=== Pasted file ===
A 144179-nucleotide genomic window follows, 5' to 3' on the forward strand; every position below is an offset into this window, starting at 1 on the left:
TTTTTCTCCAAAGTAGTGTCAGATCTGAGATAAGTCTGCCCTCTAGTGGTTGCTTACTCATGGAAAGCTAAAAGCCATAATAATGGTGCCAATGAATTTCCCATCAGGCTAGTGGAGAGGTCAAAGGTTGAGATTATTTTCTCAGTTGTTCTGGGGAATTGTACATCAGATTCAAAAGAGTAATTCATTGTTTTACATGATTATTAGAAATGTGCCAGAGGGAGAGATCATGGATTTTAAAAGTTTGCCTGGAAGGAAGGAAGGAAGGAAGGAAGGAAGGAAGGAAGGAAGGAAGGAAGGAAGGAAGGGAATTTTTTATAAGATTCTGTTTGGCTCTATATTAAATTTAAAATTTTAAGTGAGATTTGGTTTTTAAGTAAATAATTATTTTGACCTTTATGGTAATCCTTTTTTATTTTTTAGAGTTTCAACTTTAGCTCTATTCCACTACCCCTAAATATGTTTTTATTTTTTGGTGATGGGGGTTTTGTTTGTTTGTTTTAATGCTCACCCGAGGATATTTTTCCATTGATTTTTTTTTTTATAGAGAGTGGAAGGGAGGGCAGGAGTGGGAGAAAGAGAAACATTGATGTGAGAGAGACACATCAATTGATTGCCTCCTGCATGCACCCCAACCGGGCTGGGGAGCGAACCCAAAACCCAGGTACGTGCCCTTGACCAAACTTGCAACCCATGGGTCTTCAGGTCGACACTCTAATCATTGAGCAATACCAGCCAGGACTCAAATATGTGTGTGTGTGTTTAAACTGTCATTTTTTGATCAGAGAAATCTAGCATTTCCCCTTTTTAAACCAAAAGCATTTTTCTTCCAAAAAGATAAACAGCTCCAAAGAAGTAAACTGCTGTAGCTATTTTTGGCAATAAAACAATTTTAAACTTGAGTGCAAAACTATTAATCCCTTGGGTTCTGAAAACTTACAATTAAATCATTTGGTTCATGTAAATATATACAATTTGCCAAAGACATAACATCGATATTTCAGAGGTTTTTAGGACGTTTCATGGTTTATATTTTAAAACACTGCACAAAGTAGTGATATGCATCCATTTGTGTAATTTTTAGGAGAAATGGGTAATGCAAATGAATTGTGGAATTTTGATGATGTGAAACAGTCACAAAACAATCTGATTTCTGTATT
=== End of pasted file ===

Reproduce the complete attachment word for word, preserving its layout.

A 144179-nucleotide genomic window follows, 5' to 3' on the forward strand; every position below is an offset into this window, starting at 1 on the left:
TTTTTCTCCAAAGTAGTGTCAGATCTGAGATAAGTCTGCCCTCTAGTGGTTGCTTACTCATGGAAAGCTAAAAGCCATAATAATGGTGCCAATGAATTTCCCATCAGGCTAGTGGAGAGGTCAAAGGTTGAGATTATTTTCTCAGTTGTTCTGGGGAATTGTACATCAGATTCAAAAGAGTAATTCATTGTTTTACATGATTATTAGAAATGTGCCAGAGGGAGAGATCATGGATTTTAAAAGTTTGCCTGGAAGGAAGGAAGGAAGGAAGGAAGGAAGGAAGGAAGGAAGGAAGGAAGGAAGGAAGGGAATTTTTTATAAGATTCTGTTTGGCTCTATATTAAATTTAAAATTTTAAGTGAGATTTGGTTTTTAAGTAAATAATTATTTTGACCTTTATGGTAATCCTTTTTTATTTTTTAGAGTTTCAACTTTAGCTCTATTCCACTACCCCTAAATATGTTTTTATTTTTTGGTGATGGGGGTTTTGTTTGTTTGTTTTAATGCTCACCCGAGGATATTTTTCCATTGATTTTTTTTTTTATAGAGAGTGGAAGGGAGGGCAGGAGTGGGAGAAAGAGAAACATTGATGTGAGAGAGACACATCAATTGATTGCCTCCTGCATGCACCCCAACCGGGCTGGGGAGCGAACCCAAAACCCAGGTACGTGCCCTTGACCAAACTTGCAACCCATGGGTCTTCAGGTCGACACTCTAATCATTGAGCAATACCAGCCAGGACTCAAATATGTGTGTGTGTGTTTAAACTGTCATTTTTTGATCAGAGAAATCTAGCATTTCCCCTTTTTAAACCAAAAGCATTTTTCTTCCAAAAAGATAAACAGCTCCAAAGAAGTAAACTGCTGTAGCTATTTTTGGCAATAAAACAATTTTAAACTTGAGTGCAAAACTATTAATCCCTTGGGTTCTGAAAACTTACAATTAAATCATTTGGTTCATGTAAATATATACAATTTGCCAAAGACATAACATCGATATTTCAGAGGTTTTTAGGACGTTTCATGGTTTATATTTTAAAACACTGCACAAAGTAGTGATATGCATCCATTTGTGTAATTTTTAGGAGAAATGGGTAATGCAAATGAATTGTGGAATTTTGATGATGTGAAACAGTCACAAAACAATCTGATTTCTGTATT